It's a nifty gimmick and anchored beautifully by the performance of Mina Mohammad Khani as the girl. But that's just a MacGuffin for the film's true interest, which is the portrait of Teheran in all its cacophony and chaos. A dozen little stories spin around the girl (the young couple separated by the enforced gender divide on the public bus; the man who just wants his poor relations to dress nicely at his daughter's wedding) but mostly in the first half, the constructed narrative section. The people in the second half are more incoherent, their plotlines less clear, their characters not so cleanly delineated with cinematic shorthand. Some characters recur, including an old woman that throws a monkey wrench into even that distinction. We heard her talking in the narrative section, complaining about the lack of respect she gets from her children. When the girl meets her again in the second, she explains that she wasn't acting in the earlier scenes, they just paid her to show up and she made up her lines out of her own life. Fiction, reality: it's all the same. The important thing is to invest in traffic lights and make your kids memorize their home addresses.
From an inauspicious beginning as an assistant editor on Gladiator, British director Andrew Haigh burst on the scene with his 2011 romantic drama Weekend, about a brief but intense relationship between two men in Nottingham. Played by Tom Cullen and Chris New, the two bond over long naturalistic conversations about life, family, friends, sexual histories and the difficulties of being gay in a predominantly straight world. It's firmly in the tradition of the romantic drama, with shades of Brief Encounter, Before Sunrise, Waterloo Bridge, Morocco and Lost in Translation (among others), a talky film about two people trying to figure out their place in the world and if that place has room for anyone else. As such it's expertly done, but Haigh brings to it something special with a unique contrast of styles. The interiors, the dialogue and party scenes, are shot intimately, with a fuzzy off-handedness that is the signal for realism in contemporary cinema. We skip forward in time catching only glimpses of much longer conversations, many of which are mumbled or lost in a cacophony background (this is entirely realistic: I loved how in the party and bar scenes I couldn't understand any of what anyone was saying, just like I can't in such real-life situations).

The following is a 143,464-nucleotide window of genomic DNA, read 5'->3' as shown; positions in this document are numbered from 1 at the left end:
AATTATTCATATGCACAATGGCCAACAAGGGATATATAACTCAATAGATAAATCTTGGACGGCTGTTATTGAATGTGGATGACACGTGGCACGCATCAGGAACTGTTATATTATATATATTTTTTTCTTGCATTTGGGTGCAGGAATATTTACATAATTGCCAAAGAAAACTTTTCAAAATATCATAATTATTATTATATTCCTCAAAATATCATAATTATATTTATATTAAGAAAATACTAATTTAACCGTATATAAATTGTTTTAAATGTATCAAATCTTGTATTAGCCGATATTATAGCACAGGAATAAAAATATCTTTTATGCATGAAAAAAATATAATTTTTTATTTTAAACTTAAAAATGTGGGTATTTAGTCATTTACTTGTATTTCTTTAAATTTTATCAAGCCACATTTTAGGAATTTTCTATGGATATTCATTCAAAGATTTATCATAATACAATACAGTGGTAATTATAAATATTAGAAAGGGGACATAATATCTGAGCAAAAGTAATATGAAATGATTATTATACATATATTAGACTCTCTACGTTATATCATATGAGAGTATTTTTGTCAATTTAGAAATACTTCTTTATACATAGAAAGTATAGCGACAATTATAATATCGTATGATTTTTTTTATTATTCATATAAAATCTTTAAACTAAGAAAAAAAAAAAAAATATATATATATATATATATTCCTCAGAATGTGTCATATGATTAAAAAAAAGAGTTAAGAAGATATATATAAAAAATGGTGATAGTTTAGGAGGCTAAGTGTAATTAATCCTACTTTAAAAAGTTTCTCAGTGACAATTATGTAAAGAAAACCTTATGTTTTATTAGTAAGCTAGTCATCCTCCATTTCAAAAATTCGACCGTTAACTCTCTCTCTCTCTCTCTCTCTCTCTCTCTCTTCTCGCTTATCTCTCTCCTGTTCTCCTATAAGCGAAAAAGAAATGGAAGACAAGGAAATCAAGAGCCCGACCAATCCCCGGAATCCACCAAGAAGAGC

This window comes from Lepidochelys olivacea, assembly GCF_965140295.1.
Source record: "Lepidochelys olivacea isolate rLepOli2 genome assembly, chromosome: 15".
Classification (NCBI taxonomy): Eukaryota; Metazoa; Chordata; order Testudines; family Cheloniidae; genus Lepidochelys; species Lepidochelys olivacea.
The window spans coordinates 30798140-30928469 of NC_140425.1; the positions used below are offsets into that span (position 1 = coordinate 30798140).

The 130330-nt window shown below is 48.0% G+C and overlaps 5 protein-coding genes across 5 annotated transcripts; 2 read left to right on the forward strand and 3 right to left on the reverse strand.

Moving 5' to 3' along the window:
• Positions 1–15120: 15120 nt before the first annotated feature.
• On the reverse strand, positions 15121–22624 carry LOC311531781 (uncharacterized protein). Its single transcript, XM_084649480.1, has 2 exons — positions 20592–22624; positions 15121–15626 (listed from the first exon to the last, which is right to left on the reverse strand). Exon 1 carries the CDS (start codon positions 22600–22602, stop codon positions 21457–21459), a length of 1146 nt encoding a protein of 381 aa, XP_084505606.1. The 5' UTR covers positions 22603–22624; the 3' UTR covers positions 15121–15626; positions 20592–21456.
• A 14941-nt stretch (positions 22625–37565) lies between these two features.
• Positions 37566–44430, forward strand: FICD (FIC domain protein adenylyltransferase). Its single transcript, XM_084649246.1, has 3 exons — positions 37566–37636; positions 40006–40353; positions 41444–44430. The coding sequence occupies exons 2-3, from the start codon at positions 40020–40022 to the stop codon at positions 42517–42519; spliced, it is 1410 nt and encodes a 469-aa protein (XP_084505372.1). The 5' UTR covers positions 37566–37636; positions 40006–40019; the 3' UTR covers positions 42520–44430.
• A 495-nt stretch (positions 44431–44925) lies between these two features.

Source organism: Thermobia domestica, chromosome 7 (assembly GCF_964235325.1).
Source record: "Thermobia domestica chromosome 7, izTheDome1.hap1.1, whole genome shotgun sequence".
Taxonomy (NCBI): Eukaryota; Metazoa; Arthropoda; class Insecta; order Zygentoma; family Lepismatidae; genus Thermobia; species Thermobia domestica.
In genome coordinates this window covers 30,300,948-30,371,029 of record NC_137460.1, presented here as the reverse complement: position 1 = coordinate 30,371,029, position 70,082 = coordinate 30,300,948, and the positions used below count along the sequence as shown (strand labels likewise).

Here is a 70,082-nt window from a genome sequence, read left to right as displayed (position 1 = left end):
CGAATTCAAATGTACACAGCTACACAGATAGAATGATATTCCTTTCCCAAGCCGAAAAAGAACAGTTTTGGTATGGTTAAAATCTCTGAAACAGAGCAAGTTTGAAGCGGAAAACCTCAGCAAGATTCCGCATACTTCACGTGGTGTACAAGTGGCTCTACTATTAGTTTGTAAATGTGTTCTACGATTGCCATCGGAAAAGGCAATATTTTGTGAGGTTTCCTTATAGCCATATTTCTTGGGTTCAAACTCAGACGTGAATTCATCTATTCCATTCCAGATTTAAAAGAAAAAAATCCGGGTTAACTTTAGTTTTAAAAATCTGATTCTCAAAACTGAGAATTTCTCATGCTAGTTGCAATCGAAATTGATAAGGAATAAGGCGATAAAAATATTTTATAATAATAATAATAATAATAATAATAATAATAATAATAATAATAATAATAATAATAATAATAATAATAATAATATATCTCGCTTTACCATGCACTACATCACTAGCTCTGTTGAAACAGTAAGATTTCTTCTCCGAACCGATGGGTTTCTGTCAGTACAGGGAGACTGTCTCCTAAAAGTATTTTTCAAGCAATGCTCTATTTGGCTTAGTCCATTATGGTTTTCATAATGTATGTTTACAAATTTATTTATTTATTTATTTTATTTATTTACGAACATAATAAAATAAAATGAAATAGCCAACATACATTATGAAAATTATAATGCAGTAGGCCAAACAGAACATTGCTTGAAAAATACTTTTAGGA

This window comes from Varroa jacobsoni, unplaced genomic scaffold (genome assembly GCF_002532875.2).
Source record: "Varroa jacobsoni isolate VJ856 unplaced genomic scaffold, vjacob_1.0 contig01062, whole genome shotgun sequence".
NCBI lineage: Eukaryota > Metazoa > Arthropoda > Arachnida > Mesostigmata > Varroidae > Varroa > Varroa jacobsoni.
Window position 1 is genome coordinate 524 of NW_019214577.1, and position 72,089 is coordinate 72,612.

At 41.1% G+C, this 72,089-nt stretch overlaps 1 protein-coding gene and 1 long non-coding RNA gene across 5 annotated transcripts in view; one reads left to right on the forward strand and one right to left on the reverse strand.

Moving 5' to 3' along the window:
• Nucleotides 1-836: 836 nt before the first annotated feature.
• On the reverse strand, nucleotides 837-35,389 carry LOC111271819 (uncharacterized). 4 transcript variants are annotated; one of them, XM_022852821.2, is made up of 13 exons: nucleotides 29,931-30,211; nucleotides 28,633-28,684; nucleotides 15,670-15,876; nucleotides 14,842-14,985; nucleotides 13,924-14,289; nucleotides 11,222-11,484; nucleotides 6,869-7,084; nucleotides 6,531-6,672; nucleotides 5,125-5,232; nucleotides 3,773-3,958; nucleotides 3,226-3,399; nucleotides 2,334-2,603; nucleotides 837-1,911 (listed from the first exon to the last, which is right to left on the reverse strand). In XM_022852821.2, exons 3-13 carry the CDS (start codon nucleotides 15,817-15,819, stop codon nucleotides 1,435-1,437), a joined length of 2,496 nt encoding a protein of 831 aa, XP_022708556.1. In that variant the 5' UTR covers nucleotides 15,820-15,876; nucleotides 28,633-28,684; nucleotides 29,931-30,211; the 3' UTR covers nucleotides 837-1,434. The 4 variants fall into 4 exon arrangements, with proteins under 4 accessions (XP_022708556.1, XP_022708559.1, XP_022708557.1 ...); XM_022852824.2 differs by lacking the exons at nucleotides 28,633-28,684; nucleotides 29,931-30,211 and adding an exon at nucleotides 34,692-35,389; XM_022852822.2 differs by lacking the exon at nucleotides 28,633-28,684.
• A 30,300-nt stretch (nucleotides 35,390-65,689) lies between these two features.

This isn't in itself remarkable, but what separates those scenes is. All the exterior shots are carefully framed, with long straight lines forming sharp corners and diagonals. These usually (but not always) function as pillow shots, popularized by Yasujiro Ozu as the institial spaces for contemplation between scenes of plot. As in Ozu, Haigh's are precisely framed, but where in Ozu's films they are brightly scored with jaunty music that often belies the serious dramatics at work in his characters lives, in Weekend the shots are oppressive and constricting, a constructed world of boundaries imposing public limits on the expression of the relationship possibilities that thrive behind apartment tower windows. My favorite are the three shots with the setup pictured above. In each shot, Cullen watches New walk away from his apartment. In each shot New is wearing a different colored jacket (yellow, black, red: the three colors are unified in the outfit New wears in his final scene). Each time, New hesitates a bit as he walks away, his motion, and Cullen's shadow, depicting the emotional course of their relationship in minute gestures. If the film depicted of just these three shots, that would be enough to make it something special. Like with The Mirror, Weekend is at its heart a fairly simple cinematic and thematic idea, but one that is likewise all the more powerful for the purity of its expression. Haigh's new film 45 Years won wide acclaim at the just-concluded Toronto Film Festival, I can't wait to see it at VIFF.